"Contrary to popular belief," historian Daniel J. Boorstin once wrote, "Barnum's great discovery was not how easy it was to deceive the public, but rather how much the public enjoyed being deceived. Especially if they could see how it was being done. They were flattered that anyone would use such ingenuity to entertain them."
When it comes to presidential debates, the candidates are certainly ingenious when it comes to entertaining us.
The candidates know that debates are not about demonstrating how they would actually behave as president.
They know debates are about showmanship, stagecraft and acting. Which is why Barack Obama and John McCain are spending much of this week rehearsing for their first debate on Friday.
If you were a Martian, you might find it odd that presidential candidates have to rehearse for presidential debates. After all, both Obama and McCain have spent nearly all their adult lives studying serious issues and have spent the past 19 months talking about them on an almost daily basis. But this week, they will stand on mock sets and debate against mock opponents.
All possible questions and all possible answers (they hope) have been compiled in massive briefing books by their staffs, and the only trick is for the candidates to regurgitate those answers while looking spontaneous and sincere. May the best actor win.
The press buys into this. When the debate is over, reporters will write their stories evaluating how well the candidates performed. The stories will be little different than theater reviews. And why should they be different, considering debates are all about theater?
Even the props are important.
Back on Nov. 19 of last year, the Commission on Presidential Debates sent out a press release announcing the dates of the debates and stating: "In each debate except the town meeting format (i.e., the second presidential debate), the candidates will be seated at a table with the moderator."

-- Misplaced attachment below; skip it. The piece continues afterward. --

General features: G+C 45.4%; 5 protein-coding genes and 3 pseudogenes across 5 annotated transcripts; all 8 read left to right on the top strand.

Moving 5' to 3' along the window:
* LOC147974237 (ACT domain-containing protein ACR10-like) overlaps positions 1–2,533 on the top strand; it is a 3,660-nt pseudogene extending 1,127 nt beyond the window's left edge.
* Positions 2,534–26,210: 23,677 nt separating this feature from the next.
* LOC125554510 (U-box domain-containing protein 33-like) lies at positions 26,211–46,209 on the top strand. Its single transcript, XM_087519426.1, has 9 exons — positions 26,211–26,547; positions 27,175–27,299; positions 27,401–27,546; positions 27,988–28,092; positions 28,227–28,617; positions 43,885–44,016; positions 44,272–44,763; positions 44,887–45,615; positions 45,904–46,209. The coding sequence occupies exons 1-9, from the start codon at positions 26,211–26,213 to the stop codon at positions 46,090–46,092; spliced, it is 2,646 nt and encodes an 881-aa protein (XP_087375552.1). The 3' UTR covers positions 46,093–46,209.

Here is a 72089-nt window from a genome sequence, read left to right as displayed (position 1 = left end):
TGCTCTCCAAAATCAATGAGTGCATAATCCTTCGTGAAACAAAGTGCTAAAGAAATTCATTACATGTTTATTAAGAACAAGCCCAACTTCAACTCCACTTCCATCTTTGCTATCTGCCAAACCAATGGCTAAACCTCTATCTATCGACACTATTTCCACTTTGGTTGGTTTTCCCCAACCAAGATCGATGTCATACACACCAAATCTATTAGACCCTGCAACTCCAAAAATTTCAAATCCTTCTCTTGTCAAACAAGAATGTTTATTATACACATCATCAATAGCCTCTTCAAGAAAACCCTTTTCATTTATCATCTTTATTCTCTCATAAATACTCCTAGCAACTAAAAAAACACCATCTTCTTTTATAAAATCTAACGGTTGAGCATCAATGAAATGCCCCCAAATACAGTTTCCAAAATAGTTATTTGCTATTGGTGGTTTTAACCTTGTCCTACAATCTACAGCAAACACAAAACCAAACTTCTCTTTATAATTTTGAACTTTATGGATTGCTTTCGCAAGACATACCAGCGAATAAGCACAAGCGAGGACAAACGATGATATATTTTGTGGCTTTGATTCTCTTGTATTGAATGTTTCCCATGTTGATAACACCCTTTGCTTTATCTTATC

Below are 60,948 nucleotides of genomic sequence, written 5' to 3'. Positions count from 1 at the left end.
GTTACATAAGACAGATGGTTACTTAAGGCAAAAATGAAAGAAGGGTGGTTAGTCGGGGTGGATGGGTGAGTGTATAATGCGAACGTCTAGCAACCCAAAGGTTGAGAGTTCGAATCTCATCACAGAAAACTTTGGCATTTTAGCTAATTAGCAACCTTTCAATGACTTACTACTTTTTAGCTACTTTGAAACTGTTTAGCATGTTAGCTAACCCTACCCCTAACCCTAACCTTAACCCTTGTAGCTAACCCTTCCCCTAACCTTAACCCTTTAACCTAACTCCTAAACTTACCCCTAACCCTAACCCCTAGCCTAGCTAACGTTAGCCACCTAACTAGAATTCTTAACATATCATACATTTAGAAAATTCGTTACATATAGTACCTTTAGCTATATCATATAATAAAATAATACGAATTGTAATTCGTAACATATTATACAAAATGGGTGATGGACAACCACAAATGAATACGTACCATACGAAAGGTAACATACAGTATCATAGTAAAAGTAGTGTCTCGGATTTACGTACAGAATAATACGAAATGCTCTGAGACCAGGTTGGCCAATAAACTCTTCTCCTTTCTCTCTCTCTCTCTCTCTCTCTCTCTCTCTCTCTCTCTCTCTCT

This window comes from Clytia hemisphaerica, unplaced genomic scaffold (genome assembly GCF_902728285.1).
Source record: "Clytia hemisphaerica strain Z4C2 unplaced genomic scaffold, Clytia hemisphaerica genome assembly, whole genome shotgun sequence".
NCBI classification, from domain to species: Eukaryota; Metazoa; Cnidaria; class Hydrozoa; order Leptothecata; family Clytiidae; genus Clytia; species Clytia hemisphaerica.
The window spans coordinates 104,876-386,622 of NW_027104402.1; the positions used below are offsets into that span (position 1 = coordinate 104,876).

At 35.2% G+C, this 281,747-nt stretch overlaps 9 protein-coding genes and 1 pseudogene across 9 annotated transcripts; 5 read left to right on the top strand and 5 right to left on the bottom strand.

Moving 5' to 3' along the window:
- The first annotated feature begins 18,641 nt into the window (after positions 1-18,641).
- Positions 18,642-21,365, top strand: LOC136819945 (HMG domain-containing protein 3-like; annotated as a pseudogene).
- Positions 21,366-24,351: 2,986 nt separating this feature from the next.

But that is not going to happen. On Friday, the candidates will stand behind lecterns, reportedly at the insistence of John McCain. One reason for this might be to show that McCain can stand up and perform for 90 minutes just as vigorously as Obama can.
Another reason, however, might be height: When Mike Dukakis debated the much taller George H.W. Bush in 1988, Dukakis had a little ramp that led to a platform hidden behind his lectern, so that when he stood on the platform he looked taller. (His campaign wanted the ramp so the TV cameras couldn't capture Dukakis stepping up onto the platform.) McCain is about a half-foot shorter than Obama, and McCain might want to use the same device.
Sound silly? In debates, there is no such thing as silly. There is only stagecraft.
Take stand-ins. Those are the people who play the role of the opponent during the debate rehearsals. They have briefing books, too, and they are supposed to behave like real opponents.
So real, the campaigns now believe, that the stand-ins also have to look like real opponents.
Thus, the McCain campaign felt the need to consider finding a black stand-in to play the role of Barack Obama. According to The Wall Street Journal, McCain was going to use Michael Steele, the former lieutenant governor of Maryland.
For his vice presidential debate, Joe Biden will use Jennifer Granholm, governor of Michigan, as his stand-in to play the role of Sarah Palin.
Of course, candidates are going to use people from their own party to play their opponents, but there is nothing in the background of Steele to suggest he is much like Obama on the issues and nothing in the background of Granholm to suggest she is much like Palin on the issues.
But one is black and one is a woman, and the campaigns want as realistic a dress rehearsal as possible. (After the Wall Street Journal story ran, the McCain campaign said Steele was no longer being considered. But the campaign would not say who it was considering. Maybe Alan Keyes or J.C. Watts should expect a call.)
Debates are some of the few moments in politicking when the campaigns pull back the curtain and invite people to take a look. "See?" the campaigns say. "This is how we stage the show. All for your entertainment!"
And, apparently, nobody finds any of it odd. Though I think you might have a hard time finding a Martian who would believe it.